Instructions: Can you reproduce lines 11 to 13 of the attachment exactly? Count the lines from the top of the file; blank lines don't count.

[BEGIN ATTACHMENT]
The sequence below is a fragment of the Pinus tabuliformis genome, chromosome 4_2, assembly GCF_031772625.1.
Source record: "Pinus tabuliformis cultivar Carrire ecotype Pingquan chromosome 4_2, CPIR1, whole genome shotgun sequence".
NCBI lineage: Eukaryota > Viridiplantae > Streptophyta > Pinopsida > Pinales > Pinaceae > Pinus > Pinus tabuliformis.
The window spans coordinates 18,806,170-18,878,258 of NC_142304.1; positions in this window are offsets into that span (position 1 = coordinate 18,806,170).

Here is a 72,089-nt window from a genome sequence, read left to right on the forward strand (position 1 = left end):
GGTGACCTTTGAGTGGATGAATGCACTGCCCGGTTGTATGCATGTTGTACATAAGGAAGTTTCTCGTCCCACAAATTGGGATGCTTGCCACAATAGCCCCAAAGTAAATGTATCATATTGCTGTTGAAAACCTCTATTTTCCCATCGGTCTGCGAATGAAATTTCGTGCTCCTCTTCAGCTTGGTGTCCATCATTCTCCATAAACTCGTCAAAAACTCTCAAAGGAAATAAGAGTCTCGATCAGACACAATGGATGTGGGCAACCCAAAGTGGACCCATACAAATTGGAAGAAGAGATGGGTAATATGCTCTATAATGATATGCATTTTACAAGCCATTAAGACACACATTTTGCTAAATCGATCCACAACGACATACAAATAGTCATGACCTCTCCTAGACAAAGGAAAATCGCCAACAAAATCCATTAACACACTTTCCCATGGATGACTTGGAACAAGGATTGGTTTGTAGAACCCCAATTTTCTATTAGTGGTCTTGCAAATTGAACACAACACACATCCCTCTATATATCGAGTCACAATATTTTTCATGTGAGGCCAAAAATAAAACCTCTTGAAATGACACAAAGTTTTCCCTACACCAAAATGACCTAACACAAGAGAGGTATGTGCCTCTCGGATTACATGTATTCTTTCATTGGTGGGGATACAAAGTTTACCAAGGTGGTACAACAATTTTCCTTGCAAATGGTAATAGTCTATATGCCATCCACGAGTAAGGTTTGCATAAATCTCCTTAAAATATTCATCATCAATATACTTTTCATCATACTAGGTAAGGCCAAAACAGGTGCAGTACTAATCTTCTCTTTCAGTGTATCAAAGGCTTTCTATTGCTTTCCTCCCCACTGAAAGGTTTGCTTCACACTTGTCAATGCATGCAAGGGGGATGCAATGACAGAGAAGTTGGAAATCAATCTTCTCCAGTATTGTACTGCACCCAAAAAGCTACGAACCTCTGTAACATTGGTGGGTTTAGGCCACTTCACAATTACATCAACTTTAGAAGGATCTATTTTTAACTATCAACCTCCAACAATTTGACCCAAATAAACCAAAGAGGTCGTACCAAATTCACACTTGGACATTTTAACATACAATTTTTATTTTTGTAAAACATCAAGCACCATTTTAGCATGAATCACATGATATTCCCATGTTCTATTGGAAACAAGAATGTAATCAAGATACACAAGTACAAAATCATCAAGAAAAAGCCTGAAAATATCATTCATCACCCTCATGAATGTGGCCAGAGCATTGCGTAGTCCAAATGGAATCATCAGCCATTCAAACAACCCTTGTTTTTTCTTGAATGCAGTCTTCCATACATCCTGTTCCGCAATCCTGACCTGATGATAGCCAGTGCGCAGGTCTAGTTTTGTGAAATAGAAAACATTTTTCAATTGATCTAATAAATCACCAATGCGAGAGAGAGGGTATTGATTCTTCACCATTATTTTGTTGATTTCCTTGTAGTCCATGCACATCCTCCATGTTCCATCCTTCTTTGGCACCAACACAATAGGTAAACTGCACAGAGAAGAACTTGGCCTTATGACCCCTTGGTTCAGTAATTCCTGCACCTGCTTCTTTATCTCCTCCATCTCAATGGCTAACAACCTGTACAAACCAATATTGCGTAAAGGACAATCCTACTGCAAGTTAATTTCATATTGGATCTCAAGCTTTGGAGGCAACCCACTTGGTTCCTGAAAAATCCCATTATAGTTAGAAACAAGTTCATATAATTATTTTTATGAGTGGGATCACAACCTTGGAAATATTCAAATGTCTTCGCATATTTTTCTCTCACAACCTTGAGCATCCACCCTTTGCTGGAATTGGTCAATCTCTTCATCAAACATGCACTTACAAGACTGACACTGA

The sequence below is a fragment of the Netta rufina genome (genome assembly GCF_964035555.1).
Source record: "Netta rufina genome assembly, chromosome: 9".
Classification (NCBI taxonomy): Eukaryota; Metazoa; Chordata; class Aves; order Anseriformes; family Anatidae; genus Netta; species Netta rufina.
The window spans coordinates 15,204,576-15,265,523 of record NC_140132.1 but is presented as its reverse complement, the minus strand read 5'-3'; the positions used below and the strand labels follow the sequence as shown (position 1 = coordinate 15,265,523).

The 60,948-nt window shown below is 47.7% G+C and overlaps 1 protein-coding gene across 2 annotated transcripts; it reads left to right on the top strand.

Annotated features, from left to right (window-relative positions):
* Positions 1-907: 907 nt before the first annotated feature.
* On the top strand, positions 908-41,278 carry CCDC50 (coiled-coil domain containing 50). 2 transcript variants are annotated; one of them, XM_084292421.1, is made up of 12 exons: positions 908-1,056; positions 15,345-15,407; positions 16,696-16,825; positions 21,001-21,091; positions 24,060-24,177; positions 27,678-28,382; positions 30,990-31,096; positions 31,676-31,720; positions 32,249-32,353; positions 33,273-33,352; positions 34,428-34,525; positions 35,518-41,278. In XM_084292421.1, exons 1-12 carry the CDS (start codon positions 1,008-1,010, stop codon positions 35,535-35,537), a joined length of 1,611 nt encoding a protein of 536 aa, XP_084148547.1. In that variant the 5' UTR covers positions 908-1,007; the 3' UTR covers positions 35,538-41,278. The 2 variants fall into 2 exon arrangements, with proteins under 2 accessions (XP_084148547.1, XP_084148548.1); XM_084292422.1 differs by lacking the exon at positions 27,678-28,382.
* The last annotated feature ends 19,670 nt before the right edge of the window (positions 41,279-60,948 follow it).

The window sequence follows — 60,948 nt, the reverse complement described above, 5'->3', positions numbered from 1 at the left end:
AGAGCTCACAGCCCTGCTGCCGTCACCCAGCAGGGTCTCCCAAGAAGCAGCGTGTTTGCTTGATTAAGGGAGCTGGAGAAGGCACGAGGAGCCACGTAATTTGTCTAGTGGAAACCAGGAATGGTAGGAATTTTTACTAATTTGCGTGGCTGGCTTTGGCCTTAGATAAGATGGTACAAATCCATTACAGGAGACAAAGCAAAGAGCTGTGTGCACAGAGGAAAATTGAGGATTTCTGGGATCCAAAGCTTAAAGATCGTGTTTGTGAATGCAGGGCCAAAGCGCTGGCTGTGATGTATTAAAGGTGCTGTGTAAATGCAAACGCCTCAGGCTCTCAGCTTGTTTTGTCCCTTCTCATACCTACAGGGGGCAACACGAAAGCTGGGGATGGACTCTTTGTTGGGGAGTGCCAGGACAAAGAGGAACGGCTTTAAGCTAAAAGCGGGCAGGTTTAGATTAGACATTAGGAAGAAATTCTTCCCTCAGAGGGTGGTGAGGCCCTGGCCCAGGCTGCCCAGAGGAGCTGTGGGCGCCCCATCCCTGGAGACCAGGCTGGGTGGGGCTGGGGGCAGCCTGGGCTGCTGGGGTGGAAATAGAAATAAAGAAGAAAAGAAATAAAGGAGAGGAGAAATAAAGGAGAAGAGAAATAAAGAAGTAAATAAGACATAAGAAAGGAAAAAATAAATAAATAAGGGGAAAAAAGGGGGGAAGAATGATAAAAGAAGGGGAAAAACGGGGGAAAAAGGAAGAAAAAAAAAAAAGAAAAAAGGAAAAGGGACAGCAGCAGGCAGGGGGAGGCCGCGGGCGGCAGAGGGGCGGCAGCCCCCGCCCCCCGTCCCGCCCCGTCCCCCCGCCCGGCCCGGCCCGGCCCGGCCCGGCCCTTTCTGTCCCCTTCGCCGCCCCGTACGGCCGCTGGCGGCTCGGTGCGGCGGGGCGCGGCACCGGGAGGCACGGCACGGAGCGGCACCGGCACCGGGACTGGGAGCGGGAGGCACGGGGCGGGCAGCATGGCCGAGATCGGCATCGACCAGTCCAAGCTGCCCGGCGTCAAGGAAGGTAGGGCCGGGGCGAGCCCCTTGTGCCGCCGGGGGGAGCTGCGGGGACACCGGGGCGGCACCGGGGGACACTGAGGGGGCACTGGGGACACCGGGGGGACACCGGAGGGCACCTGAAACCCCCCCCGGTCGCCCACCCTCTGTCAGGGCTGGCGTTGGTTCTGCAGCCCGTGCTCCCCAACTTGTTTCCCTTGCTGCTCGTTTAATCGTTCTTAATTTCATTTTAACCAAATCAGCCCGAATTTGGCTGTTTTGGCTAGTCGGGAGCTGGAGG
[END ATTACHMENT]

The 60,948-nt window shown below is 47.7% G+C and overlaps 1 protein-coding gene across 2 annotated transcripts; it reads left to right on the top strand.

Annotated features, from left to right (window-relative positions):
* Positions 1-907: 907 nt before the first annotated feature.